Rookie of the Year

Adam: Paolo Banchero

Let’s not waste time here. Shoutout to Bennedict Mathurin, Walker Kessler, and the other first-year players strutting their stuff across the Association, but only Paolo Banchero has looked like an All-Star candidate during his inaugural campaign. 

Jack: Paolo Banchero

The only thing that’s changed in the Rookie of the Year race over the past month is Paolo Banchero widening his lead. The Duke product was a -440 favorite to win the award back in December, and he’s a -1000 favorite now. Only a season-ending injury (knocks on wood) would keep Banchero from winning ROY.

Mike: Paolo Banchero

There’s just no debate right now about who the NBA’s top rookie is. He’s far and away the frontrunner for Rookie of the Year and should be a star for the foreseeable future.

Joe: Paolo Banchero

It’s a consistent pick, but it’s the right one. At this point in the season, there’s no reason to overthink it. Paolo Banchero is looking like a legit pro as a rookie; expect him to cruise to this title and only improve as he gets more professional basketball under his belt.

Defensive Player of the Year

Adam: Jaren Jackson Jr.

Being a black hole on offense is bad. The reverse is true for defense, and few players fit the descriptor better than Jaren Jackson Jr. His area of the court is where possessions go to die, whether he’s rotating to cut off a passing lane before the play develops, snuffing out interior shot attempts better than anyone else in the league, or switching onto smaller players and holding his own. He’s a system unto himself. 

Jack: Jaren Jackson Jr.

Jaren Jackson Jr. led the NBA in blocks per game last season with 2.3. That was an impressive mark by itself, but it has nothing on his league-leading 3.3 blocks per game in 2022-23. Jackson has been the best rim-protector in the NBA all season, and he leads the league in defensive win shares (0.152).

Mike: Jaren Jackson Jr.

Jackson has some competition, but for now, he’s the favorite. The best rim-protector in the game gets the nod over players like Bam Adebayo and Robert Williams III, who has turned the Celtics back into one of the best defensive teams in the league. Jackson anticipates well on defense, but his shot-blocking skills put him over the top.

Joe: Jaren Jackson Jr.

While there are some concerns about Jaren Jackson Jr. – he’s only averaging about 26 minutes per game and has a knack for picking up cheap fouls – his impact on the court is impossible to ignore. He’s an elite rim-protector, can shut down virtually any drive, and looms large as the best defender on a strong defensive team.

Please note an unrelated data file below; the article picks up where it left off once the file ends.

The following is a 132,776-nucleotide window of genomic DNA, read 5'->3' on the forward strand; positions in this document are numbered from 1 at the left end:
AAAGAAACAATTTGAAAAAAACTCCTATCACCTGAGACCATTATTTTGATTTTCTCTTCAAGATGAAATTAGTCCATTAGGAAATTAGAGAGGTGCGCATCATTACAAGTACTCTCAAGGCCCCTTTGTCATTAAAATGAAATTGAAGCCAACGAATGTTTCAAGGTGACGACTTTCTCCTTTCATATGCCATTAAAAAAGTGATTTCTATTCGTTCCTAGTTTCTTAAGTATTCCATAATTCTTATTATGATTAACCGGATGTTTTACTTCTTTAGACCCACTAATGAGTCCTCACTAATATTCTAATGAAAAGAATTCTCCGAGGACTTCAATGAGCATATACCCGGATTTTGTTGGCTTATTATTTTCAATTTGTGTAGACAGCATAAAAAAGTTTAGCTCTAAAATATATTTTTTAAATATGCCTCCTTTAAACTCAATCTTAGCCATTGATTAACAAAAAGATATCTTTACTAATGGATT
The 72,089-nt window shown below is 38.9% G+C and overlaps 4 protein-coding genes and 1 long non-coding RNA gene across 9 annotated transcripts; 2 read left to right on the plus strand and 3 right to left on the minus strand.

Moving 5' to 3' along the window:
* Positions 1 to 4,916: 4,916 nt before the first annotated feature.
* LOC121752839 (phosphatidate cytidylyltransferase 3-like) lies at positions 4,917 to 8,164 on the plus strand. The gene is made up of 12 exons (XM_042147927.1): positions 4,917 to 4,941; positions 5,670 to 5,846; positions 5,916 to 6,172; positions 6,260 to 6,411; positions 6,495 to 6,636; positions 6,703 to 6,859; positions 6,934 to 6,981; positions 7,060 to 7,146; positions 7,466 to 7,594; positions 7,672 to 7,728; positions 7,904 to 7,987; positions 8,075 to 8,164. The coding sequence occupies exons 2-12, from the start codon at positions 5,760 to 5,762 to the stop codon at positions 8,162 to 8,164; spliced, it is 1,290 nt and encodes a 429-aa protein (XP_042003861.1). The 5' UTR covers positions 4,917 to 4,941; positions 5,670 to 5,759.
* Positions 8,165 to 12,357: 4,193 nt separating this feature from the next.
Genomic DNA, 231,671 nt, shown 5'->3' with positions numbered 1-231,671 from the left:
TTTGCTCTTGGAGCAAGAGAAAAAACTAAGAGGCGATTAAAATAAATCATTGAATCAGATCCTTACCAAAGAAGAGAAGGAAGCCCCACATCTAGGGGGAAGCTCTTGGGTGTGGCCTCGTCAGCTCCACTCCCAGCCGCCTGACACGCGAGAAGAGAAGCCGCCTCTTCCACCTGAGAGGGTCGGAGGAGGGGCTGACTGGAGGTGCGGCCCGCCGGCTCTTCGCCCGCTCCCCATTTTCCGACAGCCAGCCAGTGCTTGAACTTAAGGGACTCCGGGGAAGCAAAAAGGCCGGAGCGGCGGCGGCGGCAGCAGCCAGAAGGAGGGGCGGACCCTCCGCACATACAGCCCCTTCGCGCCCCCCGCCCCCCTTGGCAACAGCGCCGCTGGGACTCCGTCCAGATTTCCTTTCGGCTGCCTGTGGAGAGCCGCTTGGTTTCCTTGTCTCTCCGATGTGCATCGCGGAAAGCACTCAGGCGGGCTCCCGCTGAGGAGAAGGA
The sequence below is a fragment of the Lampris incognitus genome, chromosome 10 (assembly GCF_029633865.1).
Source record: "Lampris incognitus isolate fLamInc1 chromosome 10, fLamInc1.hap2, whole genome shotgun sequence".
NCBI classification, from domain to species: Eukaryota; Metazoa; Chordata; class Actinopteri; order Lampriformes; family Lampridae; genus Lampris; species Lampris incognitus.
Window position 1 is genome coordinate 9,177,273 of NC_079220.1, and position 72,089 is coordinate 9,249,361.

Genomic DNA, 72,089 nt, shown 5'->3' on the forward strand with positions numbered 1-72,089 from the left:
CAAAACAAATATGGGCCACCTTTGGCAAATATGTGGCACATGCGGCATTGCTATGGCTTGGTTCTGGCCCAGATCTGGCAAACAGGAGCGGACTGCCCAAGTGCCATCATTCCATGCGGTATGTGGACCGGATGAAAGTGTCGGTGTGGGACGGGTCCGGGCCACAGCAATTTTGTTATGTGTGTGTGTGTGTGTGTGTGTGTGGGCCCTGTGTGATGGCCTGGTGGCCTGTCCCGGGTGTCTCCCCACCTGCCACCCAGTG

Most Improved Player

Adam: Luka Doncic

The Dallas Mavericks’ do-everything superstar won’t get much love in the actual Most Improved Player race, but he should. 

As tough as it is for a player to transition from good to great, it’s even harder to make significant strides as an established superstar. That’s exactly what Luka Doncic has done, somehow cutting back on his turnovers while becoming more involved on offense. He’s also increased his scoring average by more than five points per game to an ostentatious 33.8, and that’s come as his true shooting percentage has skyrocketed from 57.1 to 60.8. He’s leaped into the stratosphere — beyond, really — and that deserves more credit than it actually gets. 

Jack: Lauri Markkanen

Shai Gilgeous-Alexander is the slight betting favorite to win Most Improved Player, and he deserves to be, but I can’t ignore Lauri Markkanen’s coming-out party. The sixth-year forward improved his points-per-game mark from 14.8 last year to 24.6 this year, and he’s the main reason why the Utah Jazz have far exceeded expectations this season. 

Mike: Shai-Gilgeous-Alexander

Last month, I went with Lauri Markkanen, who still is a viable candidate. After a quick start, however, the Jazz have come back down to reality. Gilgeous-Alexander is averaging nearly 31 points per game, and the Thunder are one game behind the Golden State Warriors for the seventh playoff spot in the Western Conference. I believe the Thunder will end up the better team, and that will be the difference-maker between the two players.

Joe: Shai Gilgeous-Alexander

As the other guys have mentioned, Lauri Markkanen is a legitimate player in the MIP equation With that being said, though, I still give Shai Gilgeous-Alexander the nod. The OKC guard’s 30.7 points per game place him fifth in the entire Association, ahead of Kevin Durant and LeBron James. It’s impossible to overlook that, especially if SGA can maintain it over the course of the full campaign.